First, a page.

While we can't necessarily change that reality, what we can do is try to flatten the curve, a term you may have heard before. But what it refers to is to try to reduce the peak number of cases that we experience here in the United States.

Now, we can do that in a number of ways. If we can test people and accurately figure out where they are and who has this particular coronavirus, then we can isolate them, we can help them prevent others from getting infected. Because our information is lacking in terms of testing and because we are a little bit in the dark in terms of who has the virus right now, we have to assume it is a lot more widespread than what we're reading about in terms of official test results.

That means that physically distancing ourselves from other people is essential right now. That means hand hygiene, and hygiene overall is essential. So if you're out there wondering what do I do in a moment like this to keep myself safe? I would say washing your hands is absolutely essential, especially when you go outside, washing with soap and water for at least 20 seconds.

Second, using hand sanitizer when you don't have soap and water is important. Third, keeping your distance from other people including when you greet them. Avoiding handshakes and going with non-contact greetings is important. Staying away from concerts, from bars and restaurants, is incredibly important right now as hard as it might be.

And finally, making sure that you are not touching your face, especially when you're outside is important because the main way the virus will get in off into our system is when we touch our nose or mouth or eyes.

So these are steps that we can take to protect not only ourselves, but also other people who rely on us people who are elderly, who may have other underlying conditions like heart disease and diabetes, they need us to be responsible now to help keep them safe as well.

STELTER: Oliver, it occurs to me that repeating those basics, you know, this is actually a time where you want to be repetitive, where redundancy is very, very important for the press.

DARCY: It's so important. I think people who have tuned out of this for so long, haven't really heard that message -- I think that message is concise. It provided people with everyday things they can do to help reduce the transmission of the virus. I think we really frankly need a lot more of it in the press today, especially on this rolling coverage. I think we get caught up in the details because, you know, we've been following this story very closely.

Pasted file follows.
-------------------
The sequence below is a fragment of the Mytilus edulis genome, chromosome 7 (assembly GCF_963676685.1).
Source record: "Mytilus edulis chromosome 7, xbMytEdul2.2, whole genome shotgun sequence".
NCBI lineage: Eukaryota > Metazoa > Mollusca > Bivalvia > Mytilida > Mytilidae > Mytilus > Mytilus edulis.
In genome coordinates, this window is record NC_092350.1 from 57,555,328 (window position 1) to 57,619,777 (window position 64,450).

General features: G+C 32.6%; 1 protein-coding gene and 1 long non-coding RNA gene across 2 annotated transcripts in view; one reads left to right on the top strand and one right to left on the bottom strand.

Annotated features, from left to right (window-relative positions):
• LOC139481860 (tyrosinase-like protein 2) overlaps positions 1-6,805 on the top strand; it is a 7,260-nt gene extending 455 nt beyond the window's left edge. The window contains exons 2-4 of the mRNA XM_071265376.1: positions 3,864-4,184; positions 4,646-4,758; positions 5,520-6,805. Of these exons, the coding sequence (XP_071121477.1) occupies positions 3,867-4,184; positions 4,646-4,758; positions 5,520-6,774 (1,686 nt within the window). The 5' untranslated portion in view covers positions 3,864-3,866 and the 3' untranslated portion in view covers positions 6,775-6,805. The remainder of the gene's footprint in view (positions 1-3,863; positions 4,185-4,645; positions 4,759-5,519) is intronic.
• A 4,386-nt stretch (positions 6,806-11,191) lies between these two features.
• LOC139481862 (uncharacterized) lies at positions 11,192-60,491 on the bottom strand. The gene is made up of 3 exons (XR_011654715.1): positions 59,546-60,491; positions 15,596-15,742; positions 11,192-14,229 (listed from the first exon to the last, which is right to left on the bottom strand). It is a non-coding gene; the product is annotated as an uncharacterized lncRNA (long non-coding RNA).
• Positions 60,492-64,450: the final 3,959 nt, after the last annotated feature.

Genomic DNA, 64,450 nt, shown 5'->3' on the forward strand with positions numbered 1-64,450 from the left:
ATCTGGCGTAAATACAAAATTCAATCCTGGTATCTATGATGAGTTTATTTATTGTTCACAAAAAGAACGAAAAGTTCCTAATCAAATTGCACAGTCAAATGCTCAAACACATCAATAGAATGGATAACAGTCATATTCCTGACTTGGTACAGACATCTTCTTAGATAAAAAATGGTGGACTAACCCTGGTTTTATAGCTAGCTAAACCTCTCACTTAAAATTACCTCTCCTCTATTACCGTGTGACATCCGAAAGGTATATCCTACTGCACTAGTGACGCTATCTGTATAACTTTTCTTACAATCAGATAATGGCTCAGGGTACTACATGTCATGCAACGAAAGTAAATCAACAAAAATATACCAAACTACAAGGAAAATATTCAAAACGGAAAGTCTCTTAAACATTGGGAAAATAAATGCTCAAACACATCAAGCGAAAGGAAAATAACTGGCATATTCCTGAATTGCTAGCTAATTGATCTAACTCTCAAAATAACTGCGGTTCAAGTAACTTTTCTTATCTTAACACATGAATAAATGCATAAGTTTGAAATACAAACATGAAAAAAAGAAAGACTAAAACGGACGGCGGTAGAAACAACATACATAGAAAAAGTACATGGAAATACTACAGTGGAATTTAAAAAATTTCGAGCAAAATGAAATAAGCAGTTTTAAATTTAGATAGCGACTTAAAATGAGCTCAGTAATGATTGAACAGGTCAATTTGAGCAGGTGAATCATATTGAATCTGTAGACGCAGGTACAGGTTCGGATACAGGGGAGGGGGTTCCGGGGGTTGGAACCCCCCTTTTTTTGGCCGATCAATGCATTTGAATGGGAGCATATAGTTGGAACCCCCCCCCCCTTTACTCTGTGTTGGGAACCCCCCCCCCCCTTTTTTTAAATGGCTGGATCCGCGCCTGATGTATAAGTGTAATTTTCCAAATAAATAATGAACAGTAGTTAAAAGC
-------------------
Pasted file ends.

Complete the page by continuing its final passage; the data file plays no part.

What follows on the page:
But for people who are tuning in for a few minutes who have not been tuned in, they need to hear the message you just heard on how they can protect their family themselves.

STELTER: Yes. The basics over and over again. Yes, I think so. Thank you all. Let's take a quick break here and then talk about the Democratic debate tonight. We're going to show you for the first time the podiums and how it's going to be set up in Washington. That's in just a moment.



STELTER: This is just in. We have a first look at what the audience- free Democratic debate will look like later today. The debate will take place at CNN's D.C. studio with these podiums that are set six feet apart, social distancing between Joe Biden and Bernie Sanders for the debate at 8:00 p.m. Eastern Time here on CNN.

The course questions about how it's going to work is this Democratic primary season in the midst of a pandemic. Let me bring Oliver Darcy back in. Yes, it's a media story on one level. We have another debate still take place. It seems Joe Biden is running away with the Democratic nomination but Bernie Sanders has a lot to say tonight. But the optics are going to be really important as well to see how they are standing apart.

DARCY: I think it's so important to see right now national leaders taking the same precautions that they're urging everyone else to, right? And I think that's why it was --

STELTER: Especially when we see President Trump standing right next to people right up in their face.

DARCY: Right. And I think that's why there's so much outrage there because he's telling people not to shake hands, and he was shaking hands. And then, you know, on the press conference, he was touching the microphone, and there are people who are not social distancing, telling other people to social distance.

And so I think it's so important, you know, on the national stage for the national leaders, for the audience to see they're taking, or at least, you know, in some cases, taking the same precautions, doing everything they can to protect themselves, you know, against us.